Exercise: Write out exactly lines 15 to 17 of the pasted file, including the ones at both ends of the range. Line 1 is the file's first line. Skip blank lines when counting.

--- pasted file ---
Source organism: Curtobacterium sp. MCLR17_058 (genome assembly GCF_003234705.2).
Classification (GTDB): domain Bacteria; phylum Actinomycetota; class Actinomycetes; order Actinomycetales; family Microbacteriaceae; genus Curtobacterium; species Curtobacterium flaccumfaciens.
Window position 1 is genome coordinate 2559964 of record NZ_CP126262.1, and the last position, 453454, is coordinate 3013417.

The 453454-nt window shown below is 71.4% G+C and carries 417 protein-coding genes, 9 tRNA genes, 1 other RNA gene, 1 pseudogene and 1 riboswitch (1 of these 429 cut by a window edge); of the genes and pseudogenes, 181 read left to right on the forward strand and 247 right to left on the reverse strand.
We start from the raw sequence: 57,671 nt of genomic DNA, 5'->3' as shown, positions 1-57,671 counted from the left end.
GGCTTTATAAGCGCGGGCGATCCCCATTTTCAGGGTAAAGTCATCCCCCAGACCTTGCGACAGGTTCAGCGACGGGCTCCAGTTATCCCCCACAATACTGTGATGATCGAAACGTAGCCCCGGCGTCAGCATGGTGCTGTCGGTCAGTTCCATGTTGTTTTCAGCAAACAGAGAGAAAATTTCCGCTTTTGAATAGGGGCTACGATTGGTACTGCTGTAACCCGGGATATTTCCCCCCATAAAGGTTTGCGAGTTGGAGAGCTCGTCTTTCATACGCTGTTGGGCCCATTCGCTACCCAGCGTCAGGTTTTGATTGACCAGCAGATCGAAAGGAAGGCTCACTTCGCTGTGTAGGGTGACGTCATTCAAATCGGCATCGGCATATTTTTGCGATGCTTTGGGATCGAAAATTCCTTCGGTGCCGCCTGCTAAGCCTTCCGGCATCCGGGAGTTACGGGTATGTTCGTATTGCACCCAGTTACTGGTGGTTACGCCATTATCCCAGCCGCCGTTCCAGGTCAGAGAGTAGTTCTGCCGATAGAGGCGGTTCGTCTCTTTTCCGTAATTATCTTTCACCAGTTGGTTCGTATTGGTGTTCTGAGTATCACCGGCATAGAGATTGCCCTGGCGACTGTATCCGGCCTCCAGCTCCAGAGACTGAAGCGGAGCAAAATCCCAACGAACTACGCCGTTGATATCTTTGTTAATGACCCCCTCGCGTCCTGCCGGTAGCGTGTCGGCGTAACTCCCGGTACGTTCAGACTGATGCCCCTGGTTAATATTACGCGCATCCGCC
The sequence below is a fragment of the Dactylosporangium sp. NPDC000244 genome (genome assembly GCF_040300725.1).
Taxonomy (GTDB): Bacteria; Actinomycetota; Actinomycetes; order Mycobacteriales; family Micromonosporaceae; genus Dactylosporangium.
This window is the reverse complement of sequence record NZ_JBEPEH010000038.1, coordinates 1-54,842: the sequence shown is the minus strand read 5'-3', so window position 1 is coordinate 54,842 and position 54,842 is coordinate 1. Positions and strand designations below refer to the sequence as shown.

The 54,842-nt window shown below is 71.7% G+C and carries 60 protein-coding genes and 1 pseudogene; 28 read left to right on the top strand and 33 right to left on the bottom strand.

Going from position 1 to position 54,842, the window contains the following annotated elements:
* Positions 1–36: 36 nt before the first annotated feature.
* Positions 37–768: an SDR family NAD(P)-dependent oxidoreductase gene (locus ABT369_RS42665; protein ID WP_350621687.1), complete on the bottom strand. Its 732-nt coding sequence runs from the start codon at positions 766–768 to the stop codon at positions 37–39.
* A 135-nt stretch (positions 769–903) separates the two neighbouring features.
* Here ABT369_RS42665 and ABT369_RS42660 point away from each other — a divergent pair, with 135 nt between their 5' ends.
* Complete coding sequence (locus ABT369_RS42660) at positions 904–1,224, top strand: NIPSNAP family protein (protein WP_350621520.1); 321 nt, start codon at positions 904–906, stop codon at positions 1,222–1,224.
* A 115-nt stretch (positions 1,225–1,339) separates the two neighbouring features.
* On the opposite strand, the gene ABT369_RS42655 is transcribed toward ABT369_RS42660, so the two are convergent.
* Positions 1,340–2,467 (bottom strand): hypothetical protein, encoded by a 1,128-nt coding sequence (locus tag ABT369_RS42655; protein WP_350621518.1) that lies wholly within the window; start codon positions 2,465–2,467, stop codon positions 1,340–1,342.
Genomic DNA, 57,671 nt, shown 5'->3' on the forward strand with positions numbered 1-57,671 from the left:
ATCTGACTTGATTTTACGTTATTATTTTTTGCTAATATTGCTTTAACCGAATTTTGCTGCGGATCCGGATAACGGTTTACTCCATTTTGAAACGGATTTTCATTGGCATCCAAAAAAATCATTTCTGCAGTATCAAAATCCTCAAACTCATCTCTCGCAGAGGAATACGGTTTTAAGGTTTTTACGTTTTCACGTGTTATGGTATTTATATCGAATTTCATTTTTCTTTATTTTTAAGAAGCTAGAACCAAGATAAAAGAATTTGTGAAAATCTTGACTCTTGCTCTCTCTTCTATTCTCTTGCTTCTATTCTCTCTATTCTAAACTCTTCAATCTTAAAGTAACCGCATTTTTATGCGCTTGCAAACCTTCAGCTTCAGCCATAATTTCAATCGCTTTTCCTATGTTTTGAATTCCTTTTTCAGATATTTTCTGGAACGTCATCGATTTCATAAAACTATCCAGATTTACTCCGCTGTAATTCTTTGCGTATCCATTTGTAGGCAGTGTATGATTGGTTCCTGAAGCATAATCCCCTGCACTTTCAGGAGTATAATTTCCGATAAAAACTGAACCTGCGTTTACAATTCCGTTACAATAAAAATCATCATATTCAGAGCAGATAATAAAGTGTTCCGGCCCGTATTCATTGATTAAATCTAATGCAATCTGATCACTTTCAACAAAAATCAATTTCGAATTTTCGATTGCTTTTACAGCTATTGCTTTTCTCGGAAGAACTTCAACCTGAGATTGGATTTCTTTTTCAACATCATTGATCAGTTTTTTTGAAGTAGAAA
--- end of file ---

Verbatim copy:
* Here ABT369_RS42665 and ABT369_RS42660 point away from each other — a divergent pair, with 135 nt between their 5' ends.
* Complete coding sequence (locus ABT369_RS42660) at positions 904–1,224, top strand: NIPSNAP family protein (protein WP_350621520.1); 321 nt, start codon at positions 904–906, stop codon at positions 1,222–1,224.
* A 115-nt stretch (positions 1,225–1,339) separates the two neighbouring features.